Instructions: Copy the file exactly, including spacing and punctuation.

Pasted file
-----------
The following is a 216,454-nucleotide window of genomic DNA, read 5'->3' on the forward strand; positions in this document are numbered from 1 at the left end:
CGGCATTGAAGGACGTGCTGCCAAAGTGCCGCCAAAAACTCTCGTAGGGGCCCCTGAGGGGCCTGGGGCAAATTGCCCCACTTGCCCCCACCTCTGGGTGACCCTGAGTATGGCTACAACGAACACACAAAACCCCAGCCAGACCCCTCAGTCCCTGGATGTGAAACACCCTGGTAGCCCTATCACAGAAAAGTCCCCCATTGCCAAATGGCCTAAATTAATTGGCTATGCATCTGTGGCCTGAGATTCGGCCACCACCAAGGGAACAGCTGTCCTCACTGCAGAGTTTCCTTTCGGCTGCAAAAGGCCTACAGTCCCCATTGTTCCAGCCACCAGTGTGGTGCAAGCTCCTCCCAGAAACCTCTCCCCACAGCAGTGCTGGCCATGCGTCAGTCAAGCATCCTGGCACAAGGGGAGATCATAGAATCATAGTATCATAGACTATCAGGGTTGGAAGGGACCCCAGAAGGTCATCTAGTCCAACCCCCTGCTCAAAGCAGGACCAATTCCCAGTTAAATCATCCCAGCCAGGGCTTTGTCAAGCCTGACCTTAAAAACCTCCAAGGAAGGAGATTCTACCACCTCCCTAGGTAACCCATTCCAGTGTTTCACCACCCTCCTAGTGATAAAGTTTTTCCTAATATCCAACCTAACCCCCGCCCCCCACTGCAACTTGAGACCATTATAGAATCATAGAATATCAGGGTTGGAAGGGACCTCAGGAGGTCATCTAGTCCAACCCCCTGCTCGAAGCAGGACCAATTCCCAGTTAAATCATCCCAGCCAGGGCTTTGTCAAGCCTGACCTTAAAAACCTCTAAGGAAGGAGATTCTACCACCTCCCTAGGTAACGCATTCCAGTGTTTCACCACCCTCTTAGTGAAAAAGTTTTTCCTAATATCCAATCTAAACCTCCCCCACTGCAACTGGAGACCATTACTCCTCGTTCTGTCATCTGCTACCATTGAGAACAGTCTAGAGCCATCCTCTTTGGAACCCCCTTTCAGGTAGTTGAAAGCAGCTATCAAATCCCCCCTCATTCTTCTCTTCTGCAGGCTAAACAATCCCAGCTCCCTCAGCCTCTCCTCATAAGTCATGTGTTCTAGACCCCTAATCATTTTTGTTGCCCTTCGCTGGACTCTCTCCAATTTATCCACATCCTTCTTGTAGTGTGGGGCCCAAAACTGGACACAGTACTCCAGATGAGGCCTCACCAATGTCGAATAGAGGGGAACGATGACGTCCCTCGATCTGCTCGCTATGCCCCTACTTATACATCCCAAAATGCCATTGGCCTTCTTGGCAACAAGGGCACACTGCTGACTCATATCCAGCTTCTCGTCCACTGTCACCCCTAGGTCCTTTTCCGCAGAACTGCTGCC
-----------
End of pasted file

The following is a 216,454-nucleotide window of genomic DNA, read 5'->3' on the forward strand; positions in this document are numbered from 1 at the left end:
CGGCATTGAAGGACGTGCTGCCAAAGTGCCGCCAAAAACTCTCGTAGGGGCCCCTGAGGGGCCTGGGGCAAATTGCCCCACTTGCCCCCACCTCTGGGTGACCCTGAGTATGGCTACAACGAACACACAAAACCCCAGCCAGACCCCTCAGTCCCTGGATGTGAAACACCCTGGTAGCCCTATCACAGAAAAGTCCCCCATTGCCAAATGGCCTAAATTAATTGGCTATGCATCTGTGGCCTGAGATTCGGCCACCACCAAGGGAACAGCTGTCCTCACTGCAGAGTTTCCTTTCGGCTGCAAAAGGCCTACAGTCCCCATTGTTCCAGCCACCAGTGTGGTGCAAGCTCCTCCCAGAAACCTCTCCCCACAGCAGTGCTGGCCATGCGTCAGTCAAGCATCCTGGCACAAGGGGAGATCATAGAATCATAGTATCATAGACTATCAGGGTTGGAAGGGACCCCAGAAGGTCATCTAGTCCAACCCCCTGCTCAAAGCAGGACCAATTCCCAGTTAAATCATCCCAGCCAGGGCTTTGTCAAGCCTGACCTTAAAAACCTCCAAGGAAGGAGATTCTACCACCTCCCTAGGTAACCCATTCCAGTGTTTCACCACCCTCCTAGTGATAAAGTTTTTCCTAATATCCAACCTAACCCCCGCCCCCCACTGCAACTTGAGACCATTATAGAATCATAGAATATCAGGGTTGGAAGGGACCTCAGGAGGTCATCTAGTCCAACCCCCTGCTCGAAGCAGGACCAATTCCCAGTTAAATCATCCCAGCCAGGGCTTTGTCAAGCCTGACCTTAAAAACCTCTAAGGAAGGAGATTCTACCACCTCCCTAGGTAACGCATTCCAGTGTTTCACCACCCTCTTAGTGAAAAAGTTTTTCCTAATATCCAATCTAAACCTCCCCCACTGCAACTGGAGACCATTACTCCTCGTTCTGTCATCTGCTACCATTGAGAACAGTCTAGAGCCATCCTCTTTGGAACCCCCTTTCAGGTAGTTGAAAGCAGCTATCAAATCCCCCCTCATTCTTCTCTTCTGCAGGCTAAACAATCCCAGCTCCCTCAGCCTCTCCTCATAAGTCATGTGTTCTAGACCCCTAATCATTTTTGTTGCCCTTCGCTGGACTCTCTCCAATTTATCCACATCCTTCTTGTAGTGTGGGGCCCAAAACTGGACACAGTACTCCAGATGAGGCCTCACCAATGTCGAATAGAGGGGAACGATGACGTCCCTCGATCTGCTCGCTATGCCCCTACTTATACATCCCAAAATGCCATTGGCCTTCTTGGCAACAAGGGCACACTGCTGACTCATATCCAGCTTCTCGTCCACTGTCACCCCTAGGTCCTTTTCCGCAGAACTGCTGCC